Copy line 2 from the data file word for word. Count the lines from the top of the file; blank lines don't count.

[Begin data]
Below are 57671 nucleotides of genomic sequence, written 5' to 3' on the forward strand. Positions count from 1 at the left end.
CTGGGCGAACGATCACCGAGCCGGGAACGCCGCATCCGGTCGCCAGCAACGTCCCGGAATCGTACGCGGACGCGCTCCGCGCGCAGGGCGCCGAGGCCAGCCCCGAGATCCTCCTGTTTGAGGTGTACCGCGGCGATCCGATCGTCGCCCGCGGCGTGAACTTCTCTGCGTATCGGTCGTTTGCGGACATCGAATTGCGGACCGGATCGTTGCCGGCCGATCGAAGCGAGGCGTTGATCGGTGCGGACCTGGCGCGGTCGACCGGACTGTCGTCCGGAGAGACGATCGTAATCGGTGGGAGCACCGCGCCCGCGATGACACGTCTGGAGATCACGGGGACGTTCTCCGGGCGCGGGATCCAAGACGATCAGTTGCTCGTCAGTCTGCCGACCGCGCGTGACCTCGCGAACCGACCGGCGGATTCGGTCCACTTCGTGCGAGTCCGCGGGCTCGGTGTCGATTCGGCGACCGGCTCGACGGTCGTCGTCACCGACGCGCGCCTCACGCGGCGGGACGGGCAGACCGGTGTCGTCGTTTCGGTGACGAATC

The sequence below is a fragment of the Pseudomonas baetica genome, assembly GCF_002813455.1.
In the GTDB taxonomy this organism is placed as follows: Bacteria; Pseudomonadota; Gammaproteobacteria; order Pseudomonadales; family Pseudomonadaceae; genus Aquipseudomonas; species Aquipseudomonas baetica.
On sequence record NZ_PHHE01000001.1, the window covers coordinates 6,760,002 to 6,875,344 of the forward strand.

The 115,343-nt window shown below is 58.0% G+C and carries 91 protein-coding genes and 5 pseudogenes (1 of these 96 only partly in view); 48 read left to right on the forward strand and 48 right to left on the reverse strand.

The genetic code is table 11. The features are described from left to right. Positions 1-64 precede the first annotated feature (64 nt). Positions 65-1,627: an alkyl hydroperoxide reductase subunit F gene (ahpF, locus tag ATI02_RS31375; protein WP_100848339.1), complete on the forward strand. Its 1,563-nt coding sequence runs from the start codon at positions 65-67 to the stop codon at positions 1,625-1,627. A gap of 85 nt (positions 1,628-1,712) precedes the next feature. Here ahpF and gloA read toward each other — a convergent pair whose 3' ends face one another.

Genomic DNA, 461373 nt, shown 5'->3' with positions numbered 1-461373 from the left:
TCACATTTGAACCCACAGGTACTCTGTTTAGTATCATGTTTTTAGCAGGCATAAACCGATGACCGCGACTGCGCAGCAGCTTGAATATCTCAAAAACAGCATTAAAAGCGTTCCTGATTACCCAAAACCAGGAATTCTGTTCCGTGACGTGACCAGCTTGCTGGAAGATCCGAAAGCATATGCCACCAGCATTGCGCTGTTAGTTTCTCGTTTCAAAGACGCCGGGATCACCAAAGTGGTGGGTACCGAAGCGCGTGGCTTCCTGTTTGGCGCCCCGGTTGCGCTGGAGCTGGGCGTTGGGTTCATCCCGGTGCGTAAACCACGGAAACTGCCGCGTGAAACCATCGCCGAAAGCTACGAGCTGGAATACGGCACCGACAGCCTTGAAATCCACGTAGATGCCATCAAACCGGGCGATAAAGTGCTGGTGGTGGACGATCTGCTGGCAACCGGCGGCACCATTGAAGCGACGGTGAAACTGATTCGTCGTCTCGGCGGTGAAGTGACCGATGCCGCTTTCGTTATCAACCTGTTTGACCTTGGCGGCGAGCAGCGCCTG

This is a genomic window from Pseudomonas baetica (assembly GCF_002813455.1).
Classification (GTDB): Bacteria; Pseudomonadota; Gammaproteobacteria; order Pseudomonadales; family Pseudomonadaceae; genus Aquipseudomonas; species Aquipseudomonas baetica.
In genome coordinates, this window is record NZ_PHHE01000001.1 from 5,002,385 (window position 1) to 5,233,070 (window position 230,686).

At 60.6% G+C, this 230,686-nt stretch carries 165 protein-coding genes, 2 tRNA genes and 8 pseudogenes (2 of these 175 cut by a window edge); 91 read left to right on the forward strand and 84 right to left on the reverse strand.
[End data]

CTGGGCGAACGATCACCGAGCCGGGAACGCCGCATCCGGTCGCCAGCAACGTCCCGGAATCGTACGCGGACGCGCTCCGCGCGCAGGGCGCCGAGGCCAGCCCCGAGATCCTCCTGTTTGAGGTGTACCGCGGCGATCCGATCGTCGCCCGCGGCGTGAACTTCTCTGCGTATCGGTCGTTTGCGGACATCGAATTGCGGACCGGATCGTTGCCGGCCGATCGAAGCGAGGCGTTGATCGGTGCGGACCTGGCGCGGTCGACCGGACTGTCGTCCGGAGAGACGATCGTAATCGGTGGGAGCACCGCGCCCGCGATGACACGTCTGGAGATCACGGGGACGTTCTCCGGGCGCGGGATCCAAGACGATCAGTTGCTCGTCAGTCTGCCGACCGCGCGTGACCTCGCGAACCGACCGGCGGATTCGGTCCACTTCGTGCGAGTCCGCGGGCTCGGTGTCGATTCGGCGACCGGCTCGACGGTCGTCGTCACCGACGCGCGCCTCACGCGGCGGGACGGGCAGACCGGTGTCGTCGTTTCGGTGACGAATC